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Enhancing Interdisciplinary Knowledge of Allied Health Students through Communitybased Programming


The team model preference of students for effective community-based programming ... Trudel, T.M., Nidiffer, F.D., & Barth, J.T. (2007) ... – PowerPoint PPT presentation

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Title: Enhancing Interdisciplinary Knowledge of Allied Health Students through Communitybased Programming

Enhancing Interdisciplinary Knowledge of Allied
Health Students through Community-based
University of New Hampshire
  • Helmi Churcher, B.S. Michael Fraas, PhD
  • University of New Hampshire
  • Department of Communication Sciences Disorders

  • Participants will learn about..
  • A community-based program for adults with ABI
  • Students definitions of teamwork and
    community-based rehabilitation
  • The team model preference of students for
    effective community-based programming
  • Students perceptions of advantages and
    disadvantages of teamwork
  • Students choice for leadership in the stroke
    rehabilitation team
  • Students perception of the SLP role in
    rehabilitating adults with ABI

Mission and Vision
  • Mission dedicated to improving the lives of
    people living with brain injury from trauma,
    tumor or stroke.
  • You are not who you were, be who you are.

Needs Assessment
  • NH needs assessment found little support in the
    New England region.
  • TKBIF needs assessment found
  • Lack of recreation
  • Impaired social relations
  • Difficulties with friendship
  • Depression/Anxiety
  • Decreased substantial gainful activities
  • employment, education, volunteerism

  • Established in 2000, designed to meet long term
    needs of persons living with ABI and to integrate
    them into their community and society.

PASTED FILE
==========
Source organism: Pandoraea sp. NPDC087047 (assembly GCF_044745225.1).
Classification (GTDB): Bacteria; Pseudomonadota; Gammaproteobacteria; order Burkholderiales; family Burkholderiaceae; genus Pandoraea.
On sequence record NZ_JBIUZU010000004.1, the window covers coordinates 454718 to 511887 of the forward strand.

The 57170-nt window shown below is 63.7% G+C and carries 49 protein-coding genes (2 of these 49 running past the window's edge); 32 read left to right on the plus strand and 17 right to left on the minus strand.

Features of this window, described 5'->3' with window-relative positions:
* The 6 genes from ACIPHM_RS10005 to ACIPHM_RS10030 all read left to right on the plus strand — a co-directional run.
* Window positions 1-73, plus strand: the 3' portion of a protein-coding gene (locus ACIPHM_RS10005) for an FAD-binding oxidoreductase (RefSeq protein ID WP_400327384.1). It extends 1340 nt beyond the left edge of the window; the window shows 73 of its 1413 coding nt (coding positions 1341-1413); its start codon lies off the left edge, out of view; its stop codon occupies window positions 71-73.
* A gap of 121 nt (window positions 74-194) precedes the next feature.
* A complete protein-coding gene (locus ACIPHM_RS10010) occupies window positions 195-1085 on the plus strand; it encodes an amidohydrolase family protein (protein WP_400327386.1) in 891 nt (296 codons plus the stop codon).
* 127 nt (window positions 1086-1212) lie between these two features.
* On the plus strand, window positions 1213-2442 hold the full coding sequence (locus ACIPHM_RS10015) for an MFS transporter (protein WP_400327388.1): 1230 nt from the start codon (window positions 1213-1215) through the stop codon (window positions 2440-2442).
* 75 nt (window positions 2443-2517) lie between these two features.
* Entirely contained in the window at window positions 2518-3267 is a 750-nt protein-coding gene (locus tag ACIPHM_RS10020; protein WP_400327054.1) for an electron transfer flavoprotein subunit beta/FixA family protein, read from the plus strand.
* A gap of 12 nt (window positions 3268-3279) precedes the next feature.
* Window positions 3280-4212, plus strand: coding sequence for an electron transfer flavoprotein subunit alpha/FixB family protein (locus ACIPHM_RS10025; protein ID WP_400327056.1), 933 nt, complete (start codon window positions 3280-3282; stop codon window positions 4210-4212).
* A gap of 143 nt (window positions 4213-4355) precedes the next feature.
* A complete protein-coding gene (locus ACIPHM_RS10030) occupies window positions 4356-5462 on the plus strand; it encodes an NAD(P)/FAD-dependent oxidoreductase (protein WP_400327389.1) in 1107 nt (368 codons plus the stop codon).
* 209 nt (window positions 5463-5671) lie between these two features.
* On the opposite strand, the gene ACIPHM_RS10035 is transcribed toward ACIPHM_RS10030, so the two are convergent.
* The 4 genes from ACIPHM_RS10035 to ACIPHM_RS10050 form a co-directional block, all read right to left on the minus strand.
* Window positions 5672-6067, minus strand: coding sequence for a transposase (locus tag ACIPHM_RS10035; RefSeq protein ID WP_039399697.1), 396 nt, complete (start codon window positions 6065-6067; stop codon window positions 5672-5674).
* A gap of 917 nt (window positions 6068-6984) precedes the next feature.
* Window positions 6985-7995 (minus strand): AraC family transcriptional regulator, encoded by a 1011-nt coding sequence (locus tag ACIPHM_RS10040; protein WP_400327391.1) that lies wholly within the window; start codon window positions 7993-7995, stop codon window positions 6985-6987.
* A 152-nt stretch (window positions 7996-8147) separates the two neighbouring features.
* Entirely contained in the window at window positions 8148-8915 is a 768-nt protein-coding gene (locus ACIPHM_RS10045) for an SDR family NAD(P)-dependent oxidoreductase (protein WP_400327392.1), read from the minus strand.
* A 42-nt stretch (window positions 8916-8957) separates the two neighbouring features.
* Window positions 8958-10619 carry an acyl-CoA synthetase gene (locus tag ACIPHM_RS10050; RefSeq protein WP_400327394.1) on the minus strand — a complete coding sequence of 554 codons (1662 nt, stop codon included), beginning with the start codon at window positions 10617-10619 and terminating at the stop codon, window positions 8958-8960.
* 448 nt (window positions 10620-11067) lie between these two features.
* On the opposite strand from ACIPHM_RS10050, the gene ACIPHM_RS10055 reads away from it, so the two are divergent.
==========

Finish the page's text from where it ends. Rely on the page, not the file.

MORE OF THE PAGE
The Beginnings
  • Reciprocal relationship between SS the
    University of New Hampshire
  • Began in 2000 with OT department
  • 6 Student interns 1 faculty member

The Relationship Now
  • UNH departments
  • Occupational Therapy
  • Communication Sciences Disorders
  • Therapeutic Recreation
  • Social Work
  • Family Studies
  • Psychology
  • Whittemore College of Business
  • Fall 2008 40 student interns 10 UNH faculty
  • Along with community volunteers, they help
    provide 8600 in-kind volunteer hours

Student Benefits
  • Client centered model
  • Team approach
  • Practice assessment tools
  • Develop professional documentation skills
  • Become comfortable with addressing emotions
  • Role reversal learning from members

Student Benefits
  • Develop knowledge of the roles of colleagues in
    allied health professions (AHP)
  • Facilitate group activities
  • Flexibility - expecting the unexpected.
  • Develop adaptations to meet individual needs.
  • Insight into QOL following traditional rehab
  • Learn to establish professional boundaries

Introduction to Study
  • Purpose Determine if academic experience as
    teams in an interdisciplinary setting influences
    AHP students thinking regarding teamwork and the
    SLP role.
  • Long-term support for survivors of ABI can be met
    through community-based programming 1, 2
  • Programs should provide a comprehensive and
    holistic approach 1, 3
  • Effective rehabilitation requires AHP to
    consistently cooperate and coordinate treatment
    4, 5

Introduction to Study
  • Role overlaps possibly perceived as an
    intrusion of autonomy rather than leading to
    collaboration 6
  • Previous studies found role confusion
    regarding amnesia OT and SLP students
    differing opinions regarding SLPs involvement
  • Felcher and Ross - majority of AHP felt lack of
    knowledge of other team members roles
    detrimental to teamwork 8.